cast artifacts and pay equip costs, or just
chumping with him, but even at worst he's a
cheap or free counter for Animar.
Sadbot is straightforward. He comes down
(possibly for free), gives Animar a counter,
searches a land to fix any mana issues you
might be having, chumps something, and dies
to give you a card. Not complex, but that's
four useful roles packed into a cheap little
Piper's one of the cards I'm on the fence
about. On the one hand, dropping an Eldrazi
for one mana is incredible. On the other
hand, it's not casting, and over time the
loss of that counter on Animar can actually
cost more mana than it saves. At the moment
she's largely in the background, a card that
I'll play to give Animar another counter and
then leave up until he dies (or if mass
removal is the issue, leave in my hand).
A 1/1 body isn't exactly threatening, but
that's what Evolve is for. Fathom Mage is a
handy little evolver if she hits the board
early, since I have a lot of big guns in
this deck. While I'm missing the truly
awesome combos she can pull off in a
dedicated Simic deck, the ability to be a
four-mana version of Soul of the Harvest is
worthwhile. Her biggest downside is that if
I'm rolling in the lategame she's close to a
dead draw, and one that Animar can only
cover half of the cost of instead of
two-thirds or better like most of my
Wonder, Brawn, Anger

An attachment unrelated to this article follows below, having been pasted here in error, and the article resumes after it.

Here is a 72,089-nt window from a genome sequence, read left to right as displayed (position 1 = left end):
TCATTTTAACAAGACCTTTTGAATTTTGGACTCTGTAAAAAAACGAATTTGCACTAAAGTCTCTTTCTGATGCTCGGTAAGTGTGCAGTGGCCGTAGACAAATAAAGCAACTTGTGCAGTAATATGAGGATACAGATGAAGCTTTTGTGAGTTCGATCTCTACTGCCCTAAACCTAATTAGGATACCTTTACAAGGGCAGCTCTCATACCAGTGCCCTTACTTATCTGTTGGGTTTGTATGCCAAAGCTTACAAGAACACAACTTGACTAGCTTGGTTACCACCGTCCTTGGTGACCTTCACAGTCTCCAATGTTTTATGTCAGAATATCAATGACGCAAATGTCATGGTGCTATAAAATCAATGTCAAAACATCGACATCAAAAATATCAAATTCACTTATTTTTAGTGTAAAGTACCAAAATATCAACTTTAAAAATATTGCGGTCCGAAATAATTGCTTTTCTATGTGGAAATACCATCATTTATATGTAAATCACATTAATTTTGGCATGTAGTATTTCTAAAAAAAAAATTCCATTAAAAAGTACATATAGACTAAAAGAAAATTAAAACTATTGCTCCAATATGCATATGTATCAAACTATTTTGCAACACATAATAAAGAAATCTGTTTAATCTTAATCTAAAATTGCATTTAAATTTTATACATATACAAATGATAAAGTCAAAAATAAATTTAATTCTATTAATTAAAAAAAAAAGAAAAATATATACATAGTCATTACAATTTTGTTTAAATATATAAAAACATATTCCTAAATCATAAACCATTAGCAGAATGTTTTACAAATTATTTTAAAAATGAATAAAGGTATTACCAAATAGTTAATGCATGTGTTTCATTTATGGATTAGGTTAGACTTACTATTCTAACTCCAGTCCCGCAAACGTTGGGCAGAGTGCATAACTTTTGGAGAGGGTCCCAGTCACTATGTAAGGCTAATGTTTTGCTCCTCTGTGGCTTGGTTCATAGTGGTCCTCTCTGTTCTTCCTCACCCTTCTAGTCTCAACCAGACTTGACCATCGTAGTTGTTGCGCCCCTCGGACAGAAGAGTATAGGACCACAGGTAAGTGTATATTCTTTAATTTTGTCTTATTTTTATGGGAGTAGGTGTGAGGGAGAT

The three Incarnations do similar things,
and they play a lot like the Simulacrum.
Come down, give Animar a counter, chump and
die, make all your creatures more
threatening. Board-wide Trample is only
mildly less frightening than board-wide
Haste, and a Flying Blightsteel Colossus is
just terrifying. Should the opponent refuse
to attack for fear of activating their
abilities they can start chipping away at
people little by little, but one way or
another they tend to die.
Thanks to Animar, Mulldrifter's Evoke cost
is usually only U by the time I want to cast
him, and it's very possible that I can cast
him the normal way for U as well. Then he
gives you two cards and either serves as an
evasive little attacker or a chumper who's
funny with Genesis. Draw 2 is basically
always welcome, especially for U.
My favorite answer to kill spells. Genesis
is fairly threatening on the field at 4/4
but even more threatening in the grave,
where he can act as a constant creature-Regrowth.
If Animar gets rolling, you can usually
spare three mana for his effect. And if
Animar gets killed a lot, after the second
cast it's more mana-efficient to send him to
the graveyard and let Genesis bring him back
than it is to recast him from the Command
For five mana, Wolfir represents a total of
twelve power. That alone is enough to
include him in any stompy deck that can pay
his mana costs. Here he also serves to pump
Animar, making him that much harder to kill.
Or to pump whatever else you feel like--
dialing a Balefire Dragon up to 10 power is
usually a game-winning play, for example.
Keiga, the Tide Star
The name in attack deterrents, Keiga's an
incredible punisher. Stealing a creature
when she dies can scare many an opponent
away for fear she'll chump their big gun and
steal it, and on offense her Flying evasion
is supplemented by the evasion her mind
games provide. And if nothing else, she's a